House of Morgan

Chernow, Ron. The House of Morgan: An American Banking Dynasty and the Rise of Modern Finance. New York: Atlantic Monthly Press, 1990.

You can tell straight away that Chernow is going to tell you a great story, especially when he uses words like “brouhaha” to describe an economic catastrophe. There is a sly humor about his writing. How can you not smirk just a little when he writes, “Gooch was being groomed for a career of permanent subordination and forelock tugging” (p 8)? Or says things like “incorrigible Wall Street rascals” (p30)? Yet, his story is vastly inclusive and extremely informative. He takes you back before a time when each state has its own banking system and debts could be settled any which way. We watch the growth of international finance and step into a “wealth” of biographical portraits, if you excuse the pun (since we are talking about banking). I loved the little details; for example, the Morgans were the first private residential household to have electrical lighting in New York and a woman named Belle Greene was Pierpont’s “saucy librarian.” My one complaint – the book is massive. That’s because the tale is massive. Chernow needs every page to tell the story.

As an aside: I love it when my reading converges. In House of Morgan Chernow mentions Dwight Morrow’s daughter, Elizabeth; how she couldn’t resist a comment about Pierpont Morgan’s legendary nose. Because I have been reading Anne Morrow Lindbergh’s diaries I know that Dwight is her brother and he named his daughter after a sister who passed away after a bout with pneumonia. If I hadn’t been reading Lindbergh the names Dwight and Elizabeth Morrow would have meant nothing to me.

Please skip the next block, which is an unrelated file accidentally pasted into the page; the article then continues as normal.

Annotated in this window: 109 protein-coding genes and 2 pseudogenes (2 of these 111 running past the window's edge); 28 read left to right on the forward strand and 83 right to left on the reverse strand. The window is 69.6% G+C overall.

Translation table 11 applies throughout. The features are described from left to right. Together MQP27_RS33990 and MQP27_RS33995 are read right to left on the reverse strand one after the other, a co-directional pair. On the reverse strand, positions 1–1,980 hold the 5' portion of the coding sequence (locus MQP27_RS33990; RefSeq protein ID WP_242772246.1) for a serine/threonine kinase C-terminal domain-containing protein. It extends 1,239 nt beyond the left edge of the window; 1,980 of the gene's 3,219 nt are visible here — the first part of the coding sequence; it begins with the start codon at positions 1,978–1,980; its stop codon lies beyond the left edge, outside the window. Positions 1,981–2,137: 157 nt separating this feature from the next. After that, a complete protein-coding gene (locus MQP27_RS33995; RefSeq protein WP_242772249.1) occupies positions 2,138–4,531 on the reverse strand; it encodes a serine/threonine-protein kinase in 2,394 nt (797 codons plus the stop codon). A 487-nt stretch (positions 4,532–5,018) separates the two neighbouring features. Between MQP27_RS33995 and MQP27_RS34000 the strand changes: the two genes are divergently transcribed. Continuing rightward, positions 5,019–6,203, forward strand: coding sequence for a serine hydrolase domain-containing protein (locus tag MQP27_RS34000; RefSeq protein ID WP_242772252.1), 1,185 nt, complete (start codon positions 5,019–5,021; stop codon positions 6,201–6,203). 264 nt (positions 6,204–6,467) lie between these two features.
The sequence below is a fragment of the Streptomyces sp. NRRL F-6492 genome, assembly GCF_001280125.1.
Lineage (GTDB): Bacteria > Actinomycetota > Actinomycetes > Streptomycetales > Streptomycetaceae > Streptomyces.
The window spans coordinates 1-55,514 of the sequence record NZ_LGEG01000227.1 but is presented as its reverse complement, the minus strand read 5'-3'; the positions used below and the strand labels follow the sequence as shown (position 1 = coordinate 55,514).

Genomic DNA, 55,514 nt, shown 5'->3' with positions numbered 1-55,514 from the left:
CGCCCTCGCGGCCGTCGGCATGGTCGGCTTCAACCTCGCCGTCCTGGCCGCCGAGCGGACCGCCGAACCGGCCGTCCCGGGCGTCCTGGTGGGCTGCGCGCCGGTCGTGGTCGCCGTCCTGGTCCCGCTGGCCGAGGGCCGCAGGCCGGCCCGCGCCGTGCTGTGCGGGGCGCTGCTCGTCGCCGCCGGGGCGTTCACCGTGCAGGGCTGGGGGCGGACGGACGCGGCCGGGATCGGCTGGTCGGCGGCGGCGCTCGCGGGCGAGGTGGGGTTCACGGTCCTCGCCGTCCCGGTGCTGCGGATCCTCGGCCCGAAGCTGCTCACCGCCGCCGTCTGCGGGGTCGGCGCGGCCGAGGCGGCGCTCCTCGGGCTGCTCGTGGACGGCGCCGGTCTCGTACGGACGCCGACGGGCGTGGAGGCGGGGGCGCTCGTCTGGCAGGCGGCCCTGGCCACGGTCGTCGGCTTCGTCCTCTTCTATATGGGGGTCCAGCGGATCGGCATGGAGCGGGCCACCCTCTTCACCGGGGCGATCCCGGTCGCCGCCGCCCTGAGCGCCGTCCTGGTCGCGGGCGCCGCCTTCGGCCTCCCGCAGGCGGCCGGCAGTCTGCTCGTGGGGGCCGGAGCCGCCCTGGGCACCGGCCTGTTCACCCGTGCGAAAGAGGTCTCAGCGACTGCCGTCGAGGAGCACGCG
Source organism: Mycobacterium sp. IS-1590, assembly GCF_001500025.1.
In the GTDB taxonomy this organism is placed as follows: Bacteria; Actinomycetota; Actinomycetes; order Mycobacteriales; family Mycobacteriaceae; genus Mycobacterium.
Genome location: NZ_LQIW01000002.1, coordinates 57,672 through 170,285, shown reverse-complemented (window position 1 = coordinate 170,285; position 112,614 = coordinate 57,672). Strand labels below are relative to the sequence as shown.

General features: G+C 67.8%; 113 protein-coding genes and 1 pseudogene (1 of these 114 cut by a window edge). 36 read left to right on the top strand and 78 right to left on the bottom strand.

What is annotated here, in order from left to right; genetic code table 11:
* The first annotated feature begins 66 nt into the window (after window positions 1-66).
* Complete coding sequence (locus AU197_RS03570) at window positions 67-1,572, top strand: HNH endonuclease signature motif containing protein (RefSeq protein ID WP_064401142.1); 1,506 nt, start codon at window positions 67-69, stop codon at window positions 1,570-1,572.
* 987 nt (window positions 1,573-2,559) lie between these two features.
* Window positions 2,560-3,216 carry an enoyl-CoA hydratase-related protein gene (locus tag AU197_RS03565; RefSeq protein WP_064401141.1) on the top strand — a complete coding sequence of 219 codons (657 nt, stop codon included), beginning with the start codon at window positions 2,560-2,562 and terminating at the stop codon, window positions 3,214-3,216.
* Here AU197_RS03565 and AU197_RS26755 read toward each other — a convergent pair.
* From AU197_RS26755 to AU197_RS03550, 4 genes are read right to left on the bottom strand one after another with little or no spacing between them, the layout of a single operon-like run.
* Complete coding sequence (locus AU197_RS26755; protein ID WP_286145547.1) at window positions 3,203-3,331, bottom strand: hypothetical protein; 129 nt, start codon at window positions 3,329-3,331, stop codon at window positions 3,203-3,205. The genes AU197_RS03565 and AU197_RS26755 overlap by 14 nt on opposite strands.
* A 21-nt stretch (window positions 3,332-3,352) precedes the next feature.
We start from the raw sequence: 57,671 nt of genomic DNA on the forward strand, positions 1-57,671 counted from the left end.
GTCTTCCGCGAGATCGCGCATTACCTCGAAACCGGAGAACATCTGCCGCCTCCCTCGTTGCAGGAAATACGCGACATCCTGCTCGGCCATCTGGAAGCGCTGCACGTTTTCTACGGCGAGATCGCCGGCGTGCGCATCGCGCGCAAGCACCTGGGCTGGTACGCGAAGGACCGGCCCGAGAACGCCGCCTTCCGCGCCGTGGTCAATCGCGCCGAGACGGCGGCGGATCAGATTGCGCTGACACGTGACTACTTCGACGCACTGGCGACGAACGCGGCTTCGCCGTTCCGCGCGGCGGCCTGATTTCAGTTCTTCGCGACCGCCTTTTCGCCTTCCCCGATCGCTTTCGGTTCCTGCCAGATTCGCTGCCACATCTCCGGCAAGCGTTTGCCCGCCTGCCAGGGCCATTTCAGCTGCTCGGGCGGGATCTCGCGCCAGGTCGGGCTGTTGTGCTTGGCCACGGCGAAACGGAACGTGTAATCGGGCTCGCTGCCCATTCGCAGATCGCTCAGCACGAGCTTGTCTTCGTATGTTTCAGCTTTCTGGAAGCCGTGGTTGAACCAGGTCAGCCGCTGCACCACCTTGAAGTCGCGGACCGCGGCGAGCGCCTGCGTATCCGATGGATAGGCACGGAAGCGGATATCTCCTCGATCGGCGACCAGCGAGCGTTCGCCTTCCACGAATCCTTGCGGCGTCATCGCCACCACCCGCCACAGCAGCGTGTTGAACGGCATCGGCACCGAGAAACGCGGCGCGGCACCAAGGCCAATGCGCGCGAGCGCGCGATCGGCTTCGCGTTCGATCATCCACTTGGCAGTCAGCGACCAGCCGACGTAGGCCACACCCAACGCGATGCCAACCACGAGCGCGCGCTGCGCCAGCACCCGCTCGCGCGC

Reason read: April is National Banking Month. And speaking of money, it’s also tax month…

Author fact: Chernow holds degrees from Yale and Cambridge.

Book trivia: Chernow won the National Book Award in 1990 for House of Morgan, his first book!

BookLust Twist: from More Book Lust in the chapter called “Founding Fathers” (p 92). Yeah, yeah. I know. House of Morgan is not about a founding father, per se. Pearl mentions House of Morgan as a suggestion if you liked Chernow’s Alexander Hamilton.



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